Al-Qaeda's leader said he is praying that the Arab Spring will be followed by a "gloomy, bitter-cold American winter," in a video monitoring group SITE Intelligence said was released to mark the anniversary of 9/11.
"After the Arab people's revolutions we ask Allah that the US has a gloomy, bitter-cold winter that it will not escape," said Ayman al-Zawahiri, Al-Qaeda's new chief, in the 62-minute video entitled "The Dawn of Imminent Victory."
The video also includes a speech by Al-Qaeda's leader Osama bin Laden, who was killed in Pakistan on May 2 by US commandos.
US monitoring service SITE said the footage of bin Laden appears to be the same material found in the US raid on his Pakistan hideout in May, which Washington released but without its soundtrack.
Bin Laden, who was killed by US Navy SEALs in the covert operation, warned Americans against "falling as slaves" to the control of major corporations and "Jewish money capital", SITE said
He recommended that Americans read the book "Obama's War" by Bob Woodward which details wrangles over US military decision-making, and told them that US President Barack Obama's campaign slogan "Yes, we can" is untrue.
Zawahiri, who is now Washington's most wanted man, in the video makes a long speech about events in the past year, including the revolutions in the Arab world and the death of bin Laden whom he replaced after a long period as Al-Qaeda's number two.
"Zawahiri... declared that contrary to what is reported in the media, Al-Qaeda supports the revolutions and hopes it will establish true Islam and sharia-based governance," SITE said.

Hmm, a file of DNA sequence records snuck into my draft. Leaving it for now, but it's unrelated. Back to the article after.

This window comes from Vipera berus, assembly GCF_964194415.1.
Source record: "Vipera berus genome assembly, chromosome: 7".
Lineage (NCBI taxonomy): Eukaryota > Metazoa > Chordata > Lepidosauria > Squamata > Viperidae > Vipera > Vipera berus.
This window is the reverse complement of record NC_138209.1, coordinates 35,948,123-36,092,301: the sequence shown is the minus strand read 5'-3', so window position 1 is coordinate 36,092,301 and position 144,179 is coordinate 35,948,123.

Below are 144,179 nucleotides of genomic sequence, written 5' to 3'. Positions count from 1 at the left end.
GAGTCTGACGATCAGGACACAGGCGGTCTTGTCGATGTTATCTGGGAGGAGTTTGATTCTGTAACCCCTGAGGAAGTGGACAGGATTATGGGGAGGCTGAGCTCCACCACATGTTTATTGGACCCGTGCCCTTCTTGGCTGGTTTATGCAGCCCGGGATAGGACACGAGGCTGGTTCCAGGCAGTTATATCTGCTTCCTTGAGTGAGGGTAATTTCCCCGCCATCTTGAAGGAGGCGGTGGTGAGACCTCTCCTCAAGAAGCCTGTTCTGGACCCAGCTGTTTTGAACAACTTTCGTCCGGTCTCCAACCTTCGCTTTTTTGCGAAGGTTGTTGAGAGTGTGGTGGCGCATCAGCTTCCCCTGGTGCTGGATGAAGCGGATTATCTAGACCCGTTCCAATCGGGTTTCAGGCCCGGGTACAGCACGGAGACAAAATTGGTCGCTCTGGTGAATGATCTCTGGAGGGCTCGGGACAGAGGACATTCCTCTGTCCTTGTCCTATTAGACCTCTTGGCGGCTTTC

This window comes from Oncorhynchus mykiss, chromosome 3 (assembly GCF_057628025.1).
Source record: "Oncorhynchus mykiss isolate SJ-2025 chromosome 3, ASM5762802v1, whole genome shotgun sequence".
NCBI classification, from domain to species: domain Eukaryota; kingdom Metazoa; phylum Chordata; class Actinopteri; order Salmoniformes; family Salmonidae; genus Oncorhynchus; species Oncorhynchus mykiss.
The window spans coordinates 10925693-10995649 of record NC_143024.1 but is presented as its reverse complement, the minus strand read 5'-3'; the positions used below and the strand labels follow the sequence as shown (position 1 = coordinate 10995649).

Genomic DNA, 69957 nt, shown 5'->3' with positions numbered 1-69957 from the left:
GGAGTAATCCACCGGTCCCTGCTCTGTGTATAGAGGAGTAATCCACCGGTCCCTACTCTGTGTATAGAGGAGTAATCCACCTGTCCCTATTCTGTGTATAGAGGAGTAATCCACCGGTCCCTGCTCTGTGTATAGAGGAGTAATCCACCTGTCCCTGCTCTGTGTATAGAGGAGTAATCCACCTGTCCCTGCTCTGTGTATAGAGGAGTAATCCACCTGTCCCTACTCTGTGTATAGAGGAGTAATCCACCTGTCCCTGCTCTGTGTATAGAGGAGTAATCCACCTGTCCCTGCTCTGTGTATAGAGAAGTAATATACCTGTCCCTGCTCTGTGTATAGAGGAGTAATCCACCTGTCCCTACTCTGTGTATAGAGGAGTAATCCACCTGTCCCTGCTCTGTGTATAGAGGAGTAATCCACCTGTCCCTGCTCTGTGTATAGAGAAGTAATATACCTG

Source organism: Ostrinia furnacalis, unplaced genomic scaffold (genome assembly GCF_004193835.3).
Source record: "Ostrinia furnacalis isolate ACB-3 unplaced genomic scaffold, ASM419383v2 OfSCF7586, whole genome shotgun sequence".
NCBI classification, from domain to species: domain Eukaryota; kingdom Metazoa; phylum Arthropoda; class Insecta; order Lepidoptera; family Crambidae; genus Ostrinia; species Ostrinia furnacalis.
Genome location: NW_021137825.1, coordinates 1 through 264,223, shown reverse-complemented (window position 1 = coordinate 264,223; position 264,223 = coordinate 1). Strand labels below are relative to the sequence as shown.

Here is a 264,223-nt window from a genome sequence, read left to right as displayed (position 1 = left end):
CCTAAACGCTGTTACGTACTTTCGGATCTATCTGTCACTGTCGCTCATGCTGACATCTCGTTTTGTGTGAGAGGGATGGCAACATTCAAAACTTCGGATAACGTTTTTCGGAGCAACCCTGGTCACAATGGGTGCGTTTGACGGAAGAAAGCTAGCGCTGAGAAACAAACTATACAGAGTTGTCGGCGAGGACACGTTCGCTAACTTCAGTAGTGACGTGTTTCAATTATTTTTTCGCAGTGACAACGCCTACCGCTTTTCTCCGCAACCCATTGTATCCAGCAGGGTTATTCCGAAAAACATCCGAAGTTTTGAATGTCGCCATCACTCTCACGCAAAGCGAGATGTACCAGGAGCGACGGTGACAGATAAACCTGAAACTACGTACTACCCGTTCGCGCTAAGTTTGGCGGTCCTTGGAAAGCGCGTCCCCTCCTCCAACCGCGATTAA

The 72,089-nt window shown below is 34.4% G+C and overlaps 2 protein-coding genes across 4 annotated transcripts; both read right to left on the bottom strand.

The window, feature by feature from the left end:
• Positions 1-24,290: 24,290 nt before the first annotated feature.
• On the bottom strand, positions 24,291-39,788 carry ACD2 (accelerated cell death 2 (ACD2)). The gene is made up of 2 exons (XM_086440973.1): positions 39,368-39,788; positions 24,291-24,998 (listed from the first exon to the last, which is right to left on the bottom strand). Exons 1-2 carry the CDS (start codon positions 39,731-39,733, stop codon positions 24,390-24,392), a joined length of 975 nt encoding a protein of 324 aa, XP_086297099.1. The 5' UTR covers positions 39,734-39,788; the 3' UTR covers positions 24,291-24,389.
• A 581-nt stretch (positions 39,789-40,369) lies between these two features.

"The popular revolutions, he stated, are a form of defeat for the United States, just as the 9/11 attacks and its alleged lack of success in Afghanistan and Iraq were also defeats."
Al-Qaeda has been absent from the popular protests that have swept the Arab world this year, leading to the fall of leaders in Egypt, Libya and Tunisia and provoking major unrest elsewhere.
Analysts argue that the phenomenon has left the global terror outfit weakened and increasingly irrelevant.
Zawahiri also advised the Palestinian Authority against efforts to seek statehood status at the United Nations later this month, saying that such a move would amount to "losing even more of Palestine and recognising" the Israeli state.
He lauded his predecessor bin Laden as a fighter who had taken on the Russians in Afghanistan as well as the Americans, and whom he said had sacrificed everything for his campaign.
"America is denying the fact that it is not facing individuals or groups but the whole ummah (Muslim community) of Islam. After the martyrdom of Sheikh Osama, the Islamic face of the revolutions was shown," he said.
"America's arrogant nature will push it to deny the facts that it is facing a rising ummah and that it may be a cause of defeat and its fall, with permission from Allah."
Zawahiri was only shown in a still picture in the video, which was released by Al-Qaeda's media arm, as-Sahab, and posted on jihadist websites Monday.
Like his slain Saudi-born co-conspirator, Zawahiri has been in hiding since the United States declared its war on terrorism after the September 11, 2001 attacks.
The US on Sunday marked the 10th anniversary of the 9/11 strikes in emotional ceremonies held under tight security after federal authorities warned of a new terrorism scare.
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